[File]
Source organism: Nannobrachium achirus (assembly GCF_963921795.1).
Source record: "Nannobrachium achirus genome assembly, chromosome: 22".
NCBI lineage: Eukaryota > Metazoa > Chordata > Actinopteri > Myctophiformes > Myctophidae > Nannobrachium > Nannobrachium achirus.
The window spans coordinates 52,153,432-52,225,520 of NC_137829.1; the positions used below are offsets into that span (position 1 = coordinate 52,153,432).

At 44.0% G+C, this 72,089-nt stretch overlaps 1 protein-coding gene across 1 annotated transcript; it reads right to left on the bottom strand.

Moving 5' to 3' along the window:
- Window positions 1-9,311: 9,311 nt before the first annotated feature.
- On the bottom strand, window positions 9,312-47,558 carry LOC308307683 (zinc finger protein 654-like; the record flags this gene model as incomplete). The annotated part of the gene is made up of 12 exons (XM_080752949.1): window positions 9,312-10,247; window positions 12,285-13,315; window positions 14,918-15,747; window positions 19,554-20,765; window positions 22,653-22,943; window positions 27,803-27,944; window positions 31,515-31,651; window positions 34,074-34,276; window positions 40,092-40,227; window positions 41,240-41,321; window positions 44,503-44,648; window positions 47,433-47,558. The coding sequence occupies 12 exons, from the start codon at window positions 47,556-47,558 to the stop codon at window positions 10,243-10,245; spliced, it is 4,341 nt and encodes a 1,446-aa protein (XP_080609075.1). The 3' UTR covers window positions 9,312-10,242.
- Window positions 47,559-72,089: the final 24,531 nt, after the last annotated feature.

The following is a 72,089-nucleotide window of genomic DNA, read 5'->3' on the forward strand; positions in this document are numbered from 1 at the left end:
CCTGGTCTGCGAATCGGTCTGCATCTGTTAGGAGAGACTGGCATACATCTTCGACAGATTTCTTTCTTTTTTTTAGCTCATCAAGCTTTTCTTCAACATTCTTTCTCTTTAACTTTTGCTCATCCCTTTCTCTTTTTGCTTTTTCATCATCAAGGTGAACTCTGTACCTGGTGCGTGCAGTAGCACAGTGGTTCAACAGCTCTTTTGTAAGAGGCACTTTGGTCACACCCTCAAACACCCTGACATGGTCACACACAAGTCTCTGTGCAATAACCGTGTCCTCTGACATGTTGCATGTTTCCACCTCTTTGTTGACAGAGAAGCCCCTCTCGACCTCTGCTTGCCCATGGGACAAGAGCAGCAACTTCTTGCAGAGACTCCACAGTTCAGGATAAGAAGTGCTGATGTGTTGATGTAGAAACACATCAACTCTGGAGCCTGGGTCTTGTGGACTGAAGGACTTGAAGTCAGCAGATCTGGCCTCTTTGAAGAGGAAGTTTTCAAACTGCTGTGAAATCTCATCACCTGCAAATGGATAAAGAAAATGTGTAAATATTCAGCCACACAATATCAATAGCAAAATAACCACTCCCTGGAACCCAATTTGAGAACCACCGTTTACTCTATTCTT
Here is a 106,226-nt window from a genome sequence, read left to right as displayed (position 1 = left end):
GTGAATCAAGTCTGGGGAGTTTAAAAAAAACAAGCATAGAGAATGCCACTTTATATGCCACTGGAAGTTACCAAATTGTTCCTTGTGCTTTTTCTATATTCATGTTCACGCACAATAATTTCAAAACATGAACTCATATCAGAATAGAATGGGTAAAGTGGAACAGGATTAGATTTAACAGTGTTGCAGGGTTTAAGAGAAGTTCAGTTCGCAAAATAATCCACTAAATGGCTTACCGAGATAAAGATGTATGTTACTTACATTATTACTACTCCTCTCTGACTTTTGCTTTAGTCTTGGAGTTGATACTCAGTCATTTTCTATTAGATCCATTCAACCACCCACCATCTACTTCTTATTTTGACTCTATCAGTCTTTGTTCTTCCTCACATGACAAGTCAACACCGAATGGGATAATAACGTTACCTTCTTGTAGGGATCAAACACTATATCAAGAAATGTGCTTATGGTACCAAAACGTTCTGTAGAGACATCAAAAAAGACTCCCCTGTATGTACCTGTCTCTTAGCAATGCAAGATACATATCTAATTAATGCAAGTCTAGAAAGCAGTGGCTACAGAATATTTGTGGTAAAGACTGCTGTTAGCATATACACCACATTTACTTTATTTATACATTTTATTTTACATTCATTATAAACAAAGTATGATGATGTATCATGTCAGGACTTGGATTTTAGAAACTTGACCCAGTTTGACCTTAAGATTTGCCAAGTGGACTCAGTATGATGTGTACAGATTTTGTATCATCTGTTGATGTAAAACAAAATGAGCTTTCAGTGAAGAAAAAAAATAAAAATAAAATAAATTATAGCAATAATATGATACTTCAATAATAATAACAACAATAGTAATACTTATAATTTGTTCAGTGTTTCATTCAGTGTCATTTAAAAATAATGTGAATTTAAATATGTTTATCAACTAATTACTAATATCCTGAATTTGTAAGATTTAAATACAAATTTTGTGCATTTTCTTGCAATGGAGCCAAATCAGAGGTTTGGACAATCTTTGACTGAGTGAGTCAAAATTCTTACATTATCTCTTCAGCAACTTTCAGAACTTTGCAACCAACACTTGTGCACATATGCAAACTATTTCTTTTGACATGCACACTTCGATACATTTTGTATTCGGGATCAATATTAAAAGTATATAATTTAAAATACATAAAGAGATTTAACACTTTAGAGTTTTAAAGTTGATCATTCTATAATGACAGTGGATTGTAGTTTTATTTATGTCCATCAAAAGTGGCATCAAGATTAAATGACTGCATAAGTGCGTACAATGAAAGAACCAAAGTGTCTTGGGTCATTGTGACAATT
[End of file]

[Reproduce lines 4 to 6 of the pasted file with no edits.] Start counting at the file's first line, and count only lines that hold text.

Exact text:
The window spans coordinates 52,153,432-52,225,520 of NC_137829.1; the positions used below are offsets into that span (position 1 = coordinate 52,153,432).

At 44.0% G+C, this 72,089-nt stretch overlaps 1 protein-coding gene across 1 annotated transcript; it reads right to left on the bottom strand.

Moving 5' to 3' along the window: